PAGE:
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Area code overlay and life's other tragedies

July 15, 2006

Re "Area Code Overlay Is Pushing Buttons," July 11

The Times really dialed a wrong number. Our previous efforts to defeat the overlay were not to protect our "vaunted" area code but to avoid dialing four extra digits each and every time we pick up a phone. It is totally untrue that residents objected to an area code split because of petty prestige issues.

At the time of the earlier, unsuccessful effort at an overlay, the phone companies stated that businesses opposed the extra expense of changed phone numbers. I was never asked how I felt about a new area code. (For the record: It's fine by me.)

We objected to the overlay for the same reasons I oppose it today -- it is an unwarranted hassle and an undue hardship on the young and elderly who have to memorize an extra four digits to dial in case of emergency.

TAMAR TOISTER

Los Angeles

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My heart bleeds for the Santa Monica woman who will have to preprogram her phone because of the new 424 overlay -- please! Also on the page was a story about Edris Moore, who mourned the loss of four of her children to drowning. On Monday, a 4-year-old girl in South Los Angeles was seriously wounded in a drive-by shooting, and how many died in Iraq? Let's put life's tragedies in perspective. I wonder how many people wished their biggest problem was programming phone numbers.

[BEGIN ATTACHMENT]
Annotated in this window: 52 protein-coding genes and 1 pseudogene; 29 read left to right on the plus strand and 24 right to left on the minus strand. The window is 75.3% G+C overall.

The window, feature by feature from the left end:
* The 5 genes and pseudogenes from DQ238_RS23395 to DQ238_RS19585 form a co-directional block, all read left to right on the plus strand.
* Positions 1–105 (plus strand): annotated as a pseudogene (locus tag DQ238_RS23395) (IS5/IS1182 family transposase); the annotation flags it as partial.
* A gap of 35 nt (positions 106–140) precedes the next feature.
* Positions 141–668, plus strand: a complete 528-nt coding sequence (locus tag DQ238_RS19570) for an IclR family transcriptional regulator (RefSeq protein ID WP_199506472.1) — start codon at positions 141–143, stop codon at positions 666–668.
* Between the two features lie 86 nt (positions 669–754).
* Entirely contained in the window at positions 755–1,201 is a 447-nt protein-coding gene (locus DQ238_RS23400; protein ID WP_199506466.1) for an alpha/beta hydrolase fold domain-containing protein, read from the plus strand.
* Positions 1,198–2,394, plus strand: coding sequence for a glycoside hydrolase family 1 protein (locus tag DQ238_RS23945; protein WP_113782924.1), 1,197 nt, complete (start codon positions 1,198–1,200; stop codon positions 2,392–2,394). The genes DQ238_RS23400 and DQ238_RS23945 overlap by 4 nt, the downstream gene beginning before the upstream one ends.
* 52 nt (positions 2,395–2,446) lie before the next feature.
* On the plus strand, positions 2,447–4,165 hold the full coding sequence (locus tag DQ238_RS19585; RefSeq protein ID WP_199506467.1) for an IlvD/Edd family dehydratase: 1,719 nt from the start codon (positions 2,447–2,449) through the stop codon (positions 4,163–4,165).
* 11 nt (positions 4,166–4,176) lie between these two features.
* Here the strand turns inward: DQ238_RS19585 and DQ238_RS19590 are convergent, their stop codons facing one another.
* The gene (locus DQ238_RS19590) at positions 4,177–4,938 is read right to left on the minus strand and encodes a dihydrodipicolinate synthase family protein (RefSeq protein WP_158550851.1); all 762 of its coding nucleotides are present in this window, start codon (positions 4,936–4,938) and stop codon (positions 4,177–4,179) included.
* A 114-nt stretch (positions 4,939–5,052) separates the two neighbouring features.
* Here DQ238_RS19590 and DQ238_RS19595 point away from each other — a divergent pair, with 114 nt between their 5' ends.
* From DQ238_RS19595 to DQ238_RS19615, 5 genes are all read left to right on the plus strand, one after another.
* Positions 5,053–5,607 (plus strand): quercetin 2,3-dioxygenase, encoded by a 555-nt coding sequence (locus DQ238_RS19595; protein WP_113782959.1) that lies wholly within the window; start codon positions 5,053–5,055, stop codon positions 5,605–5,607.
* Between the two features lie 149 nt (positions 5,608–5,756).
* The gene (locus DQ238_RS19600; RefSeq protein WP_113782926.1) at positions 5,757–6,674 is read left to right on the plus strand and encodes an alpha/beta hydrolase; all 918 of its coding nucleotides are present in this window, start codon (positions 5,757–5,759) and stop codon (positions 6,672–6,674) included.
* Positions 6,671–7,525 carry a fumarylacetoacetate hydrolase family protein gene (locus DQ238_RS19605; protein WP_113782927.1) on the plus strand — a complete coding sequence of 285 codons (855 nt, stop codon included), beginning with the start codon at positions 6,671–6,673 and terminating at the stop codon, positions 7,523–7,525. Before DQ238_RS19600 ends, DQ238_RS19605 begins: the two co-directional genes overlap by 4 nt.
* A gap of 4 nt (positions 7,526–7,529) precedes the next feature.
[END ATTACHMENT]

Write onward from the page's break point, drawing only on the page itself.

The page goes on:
ROBERTA VADMAN

Sunland

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Area code overlays -- what cruelty! When will this madness stop? And I trust that there will be funding for those who develop dialing calluses from the agony of having to push four more buttons. This too presents a strong argument for more PE classes in school. Future generations will need the strength for this horrendous task.

PAUL FLORANCE

Mission Viejo

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